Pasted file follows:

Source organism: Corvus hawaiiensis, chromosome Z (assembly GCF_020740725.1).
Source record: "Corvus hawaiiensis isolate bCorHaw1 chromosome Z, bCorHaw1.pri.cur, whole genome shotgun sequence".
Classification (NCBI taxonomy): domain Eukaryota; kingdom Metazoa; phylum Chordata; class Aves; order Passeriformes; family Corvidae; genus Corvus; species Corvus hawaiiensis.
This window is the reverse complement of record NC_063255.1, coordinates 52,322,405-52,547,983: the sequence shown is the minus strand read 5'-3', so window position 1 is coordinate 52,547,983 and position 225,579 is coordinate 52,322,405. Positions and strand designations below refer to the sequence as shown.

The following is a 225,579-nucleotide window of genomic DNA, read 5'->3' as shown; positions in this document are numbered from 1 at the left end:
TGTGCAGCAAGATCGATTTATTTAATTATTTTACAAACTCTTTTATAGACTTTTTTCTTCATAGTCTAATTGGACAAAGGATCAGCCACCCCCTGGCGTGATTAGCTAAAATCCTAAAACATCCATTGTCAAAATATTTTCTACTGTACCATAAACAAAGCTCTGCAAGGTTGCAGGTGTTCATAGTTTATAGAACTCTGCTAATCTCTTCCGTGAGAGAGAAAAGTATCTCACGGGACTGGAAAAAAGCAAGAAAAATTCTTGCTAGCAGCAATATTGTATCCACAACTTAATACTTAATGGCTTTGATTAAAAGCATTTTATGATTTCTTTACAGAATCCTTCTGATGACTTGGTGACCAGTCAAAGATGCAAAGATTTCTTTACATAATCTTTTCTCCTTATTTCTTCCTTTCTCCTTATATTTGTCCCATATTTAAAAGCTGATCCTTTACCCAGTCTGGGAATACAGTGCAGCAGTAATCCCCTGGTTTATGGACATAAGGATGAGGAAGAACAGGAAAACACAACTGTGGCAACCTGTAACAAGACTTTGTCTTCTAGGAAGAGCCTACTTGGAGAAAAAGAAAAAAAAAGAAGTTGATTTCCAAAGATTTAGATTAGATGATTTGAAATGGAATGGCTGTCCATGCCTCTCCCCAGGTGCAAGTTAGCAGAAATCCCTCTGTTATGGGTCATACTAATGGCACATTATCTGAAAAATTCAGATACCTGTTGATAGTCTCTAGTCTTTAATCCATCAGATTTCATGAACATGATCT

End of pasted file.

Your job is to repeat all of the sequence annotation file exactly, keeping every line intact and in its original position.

Source organism: Corvus hawaiiensis, chromosome Z (assembly GCF_020740725.1).
Source record: "Corvus hawaiiensis isolate bCorHaw1 chromosome Z, bCorHaw1.pri.cur, whole genome shotgun sequence".
Classification (NCBI taxonomy): domain Eukaryota; kingdom Metazoa; phylum Chordata; class Aves; order Passeriformes; family Corvidae; genus Corvus; species Corvus hawaiiensis.
This window is the reverse complement of record NC_063255.1, coordinates 52,322,405-52,547,983: the sequence shown is the minus strand read 5'-3', so window position 1 is coordinate 52,547,983 and position 225,579 is coordinate 52,322,405. Positions and strand designations below refer to the sequence as shown.

The following is a 225,579-nucleotide window of genomic DNA, read 5'->3' as shown; positions in this document are numbered from 1 at the left end:
TGTGCAGCAAGATCGATTTATTTAATTATTTTACAAACTCTTTTATAGACTTTTTTCTTCATAGTCTAATTGGACAAAGGATCAGCCACCCCCTGGCGTGATTAGCTAAAATCCTAAAACATCCATTGTCAAAATATTTTCTACTGTACCATAAACAAAGCTCTGCAAGGTTGCAGGTGTTCATAGTTTATAGAACTCTGCTAATCTCTTCCGTGAGAGAGAAAAGTATCTCACGGGACTGGAAAAAAGCAAGAAAAATTCTTGCTAGCAGCAATATTGTATCCACAACTTAATACTTAATGGCTTTGATTAAAAGCATTTTATGATTTCTTTACAGAATCCTTCTGATGACTTGGTGACCAGTCAAAGATGCAAAGATTTCTTTACATAATCTTTTCTCCTTATTTCTTCCTTTCTCCTTATATTTGTCCCATATTTAAAAGCTGATCCTTTACCCAGTCTGGGAATACAGTGCAGCAGTAATCCCCTGGTTTATGGACATAAGGATGAGGAAGAACAGGAAAACACAACTGTGGCAACCTGTAACAAGACTTTGTCTTCTAGGAAGAGCCTACTTGGAGAAAAAGAAAAAAAAAGAAGTTGATTTCCAAAGATTTAGATTAGATGATTTGAAATGGAATGGCTGTCCATGCCTCTCCCCAGGTGCAAGTTAGCAGAAATCCCTCTGTTATGGGTCATACTAATGGCACATTATCTGAAAAATTCAGATACCTGTTGATAGTCTCTAGTCTTTAATCCATCAGATTTCATGAACATGATCT